A UT Arlington professor will use a new $450,000 National Science Foundation grant to develop new chemical processes and technologies based on a better understanding of the way that metals such as gold, silver, mercury and zinc bind with organic compounds for chemical reactions.
The three-year project involves reactions used widely in industry and research laboratories. The principal investigator is Rasika Dias, distinguished professor and chairman of The University of Texas at Arlington Department of Chemistry and Biochemistry.
Dias' work will explore the interaction between six metals found in the right section of the Periodic Table of Elements' d-block and what are called pi-acid ligands, which include familiar organic compounds like carbon monoxide, ethylene, acetylene and the related olefins and alkynes. These carbon based molecules bind to metal through interaction of their electrons, becoming what is known scientifically as ligands.
In many cases, the combination of a specific d-block element and pi-acid ligands creates a situation favorable for chemical reactions with molecules like oxygen, hydrogen chloride, and even water. The metals essentially act as a catalyst in the creation of new products.
These reactions can create valuable industrial chemicals such as ethylene oxide, chloroethene and alcohols. Ethylene oxide is used in producing solvents, textiles, detergents, adhesives and pharmaceuticals. Chlorethene is used to make polyvinyl chloride or PVC, a widely used plastic. In other instances, metals like gold provide a way to remove harmful chemicals like carbon monoxide by converting it to carbon dioxide through an oxidation process.
"What we are trying to do is to understand how these metals act as catalysts and create a lower energy pathway for these reactions to occur. If we can understand that, we can control the reaction to obtain better product yields under milder conditions or to eliminate the formation of unnecessary by-products," Dias said. "We may even find a way to direct reactions to a completely new pathway leading to even more useful products and molecules. Overall, through this work, we hope to create more energy efficient, sustainable and selective processes and develop new technology."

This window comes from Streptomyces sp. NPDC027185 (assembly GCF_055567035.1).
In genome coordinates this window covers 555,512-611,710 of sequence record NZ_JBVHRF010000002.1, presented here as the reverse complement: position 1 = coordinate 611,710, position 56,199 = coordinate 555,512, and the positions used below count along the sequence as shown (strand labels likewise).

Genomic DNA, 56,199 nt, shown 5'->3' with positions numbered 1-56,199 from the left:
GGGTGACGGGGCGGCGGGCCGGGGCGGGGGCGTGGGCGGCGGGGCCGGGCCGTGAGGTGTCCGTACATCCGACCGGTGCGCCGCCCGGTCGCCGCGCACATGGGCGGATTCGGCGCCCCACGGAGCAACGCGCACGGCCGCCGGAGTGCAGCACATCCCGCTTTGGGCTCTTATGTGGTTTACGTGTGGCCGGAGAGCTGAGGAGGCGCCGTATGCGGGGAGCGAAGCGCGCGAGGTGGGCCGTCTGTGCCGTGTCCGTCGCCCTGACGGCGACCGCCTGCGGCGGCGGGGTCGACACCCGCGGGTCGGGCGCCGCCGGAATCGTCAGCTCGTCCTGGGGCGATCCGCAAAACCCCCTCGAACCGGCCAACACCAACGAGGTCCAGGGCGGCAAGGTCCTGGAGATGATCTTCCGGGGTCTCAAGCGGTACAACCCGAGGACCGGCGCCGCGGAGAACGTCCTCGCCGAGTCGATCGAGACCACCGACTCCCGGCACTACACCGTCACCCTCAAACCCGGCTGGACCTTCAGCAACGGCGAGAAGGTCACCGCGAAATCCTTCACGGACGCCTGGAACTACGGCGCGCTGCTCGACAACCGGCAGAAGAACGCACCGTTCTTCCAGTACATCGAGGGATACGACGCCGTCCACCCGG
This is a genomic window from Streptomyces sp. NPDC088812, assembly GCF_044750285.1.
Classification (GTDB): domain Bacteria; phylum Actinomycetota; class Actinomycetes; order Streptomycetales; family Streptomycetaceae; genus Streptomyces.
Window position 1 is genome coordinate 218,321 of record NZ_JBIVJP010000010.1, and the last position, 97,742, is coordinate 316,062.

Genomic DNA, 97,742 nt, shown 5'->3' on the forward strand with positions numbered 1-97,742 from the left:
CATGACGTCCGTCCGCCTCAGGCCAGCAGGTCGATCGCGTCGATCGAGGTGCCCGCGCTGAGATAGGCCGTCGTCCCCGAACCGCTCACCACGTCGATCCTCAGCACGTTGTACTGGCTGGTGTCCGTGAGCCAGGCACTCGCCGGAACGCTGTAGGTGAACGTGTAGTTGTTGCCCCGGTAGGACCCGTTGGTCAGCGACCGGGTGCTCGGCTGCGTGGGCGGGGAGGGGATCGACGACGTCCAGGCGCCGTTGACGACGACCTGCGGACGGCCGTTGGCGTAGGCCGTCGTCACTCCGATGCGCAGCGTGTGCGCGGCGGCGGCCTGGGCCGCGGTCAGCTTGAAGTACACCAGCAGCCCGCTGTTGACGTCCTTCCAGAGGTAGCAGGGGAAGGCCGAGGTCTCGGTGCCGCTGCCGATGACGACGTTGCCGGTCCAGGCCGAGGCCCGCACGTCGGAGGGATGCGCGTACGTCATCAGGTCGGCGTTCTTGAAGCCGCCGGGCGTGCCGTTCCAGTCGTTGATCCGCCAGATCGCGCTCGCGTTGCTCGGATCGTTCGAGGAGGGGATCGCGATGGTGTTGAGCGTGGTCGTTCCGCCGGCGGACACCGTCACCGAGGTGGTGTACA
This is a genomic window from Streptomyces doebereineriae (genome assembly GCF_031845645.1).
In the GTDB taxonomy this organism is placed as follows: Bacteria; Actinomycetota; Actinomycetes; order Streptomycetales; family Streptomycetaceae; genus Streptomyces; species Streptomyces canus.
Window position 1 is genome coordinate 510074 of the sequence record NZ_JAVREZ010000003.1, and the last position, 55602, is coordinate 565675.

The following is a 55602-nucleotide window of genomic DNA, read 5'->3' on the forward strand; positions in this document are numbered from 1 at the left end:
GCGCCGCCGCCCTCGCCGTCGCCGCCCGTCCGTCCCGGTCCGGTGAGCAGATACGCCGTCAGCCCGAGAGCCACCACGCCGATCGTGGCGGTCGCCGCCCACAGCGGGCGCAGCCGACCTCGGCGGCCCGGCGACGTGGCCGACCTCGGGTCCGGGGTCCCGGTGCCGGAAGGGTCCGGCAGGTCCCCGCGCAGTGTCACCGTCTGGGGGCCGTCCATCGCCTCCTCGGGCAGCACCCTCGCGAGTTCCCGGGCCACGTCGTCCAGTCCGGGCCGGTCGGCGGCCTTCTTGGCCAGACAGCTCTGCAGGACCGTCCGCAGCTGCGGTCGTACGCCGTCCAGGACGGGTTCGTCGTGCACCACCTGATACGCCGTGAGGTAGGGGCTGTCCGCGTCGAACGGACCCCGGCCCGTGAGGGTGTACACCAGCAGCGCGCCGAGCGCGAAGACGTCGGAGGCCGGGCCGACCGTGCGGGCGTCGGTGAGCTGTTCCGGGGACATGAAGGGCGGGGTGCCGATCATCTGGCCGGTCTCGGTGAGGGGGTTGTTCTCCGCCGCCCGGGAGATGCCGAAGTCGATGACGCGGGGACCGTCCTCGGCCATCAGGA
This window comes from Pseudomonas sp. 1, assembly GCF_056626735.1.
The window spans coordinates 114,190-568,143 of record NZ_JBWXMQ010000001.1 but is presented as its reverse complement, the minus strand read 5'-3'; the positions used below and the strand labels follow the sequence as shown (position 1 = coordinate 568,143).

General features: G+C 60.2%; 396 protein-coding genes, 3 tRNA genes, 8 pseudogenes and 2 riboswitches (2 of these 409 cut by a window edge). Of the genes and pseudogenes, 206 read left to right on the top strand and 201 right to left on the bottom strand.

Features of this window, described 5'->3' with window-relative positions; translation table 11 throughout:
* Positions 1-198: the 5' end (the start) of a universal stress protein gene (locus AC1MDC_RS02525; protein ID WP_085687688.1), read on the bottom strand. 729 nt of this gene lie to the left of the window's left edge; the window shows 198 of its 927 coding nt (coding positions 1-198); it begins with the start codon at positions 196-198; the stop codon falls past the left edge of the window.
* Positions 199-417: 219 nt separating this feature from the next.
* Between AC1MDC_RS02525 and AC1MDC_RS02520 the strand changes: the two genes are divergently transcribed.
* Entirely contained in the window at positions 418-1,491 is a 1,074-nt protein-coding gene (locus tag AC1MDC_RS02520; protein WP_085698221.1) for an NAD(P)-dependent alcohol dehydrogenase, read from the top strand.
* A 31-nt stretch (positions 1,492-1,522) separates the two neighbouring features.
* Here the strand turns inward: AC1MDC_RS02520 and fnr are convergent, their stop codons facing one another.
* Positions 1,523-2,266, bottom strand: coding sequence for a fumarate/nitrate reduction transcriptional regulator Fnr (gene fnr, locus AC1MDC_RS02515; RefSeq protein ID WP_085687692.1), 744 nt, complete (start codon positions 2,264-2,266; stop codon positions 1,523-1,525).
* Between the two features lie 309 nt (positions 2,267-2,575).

Dias will study the bonding and chemistry of zinc, copper, cadmium, silver, mercury and gold with alkene and alkyne compounds and carbon monoxide. The first phase of the lab's work will involve getting a better understanding of the electronic structure - how electrons are exchanged, distributed and shared between the metal and the ligand. They will also observe the structural effects of the interactions.
Some of the metals Dias is working with also facilitate the reaction of pi-acid molecules with each other, such as alkenes reacting with alkynes, leading to very useful and yet more complicated compounds used in pharmaceutical industry.
Dias' lab specializes in stabilizing usually reactive or unstable molecules so that they are stable enough to examine using a method called X-ray crystallography.
"Our dream is to find efficient ways of breaking and making bonds in and between molecules selectively to get what we want," he said.
Dias' team has already experienced noted success, publishing x-ray crystal structures that revealed new information about compounds featuring gold-ethylene and gold-carbon monoxide bonds in journals such as Angewandte Chemie-International Edition, Organometallics, and Inorganic Chemistry, which is based upon work supported by the prior National Science Foundation Grant CHE-0845321.
"Dr. Dias is focused on fueling advances in basic science that will have real effects on the industrial processes we count on each day," Pamela Jansma, dean of the UT Arlington College of Science said. "His previous success in the field has earned him the National Science Foundation's continuous support in unraveling complicated chemistry questions."
Dias new grant will also fund outreach and mentoring for high school students and teachers, as well as strengthening collaborative relationships with foreign universities.
|Contact: Traci Peterson|
University of Texas at Arlington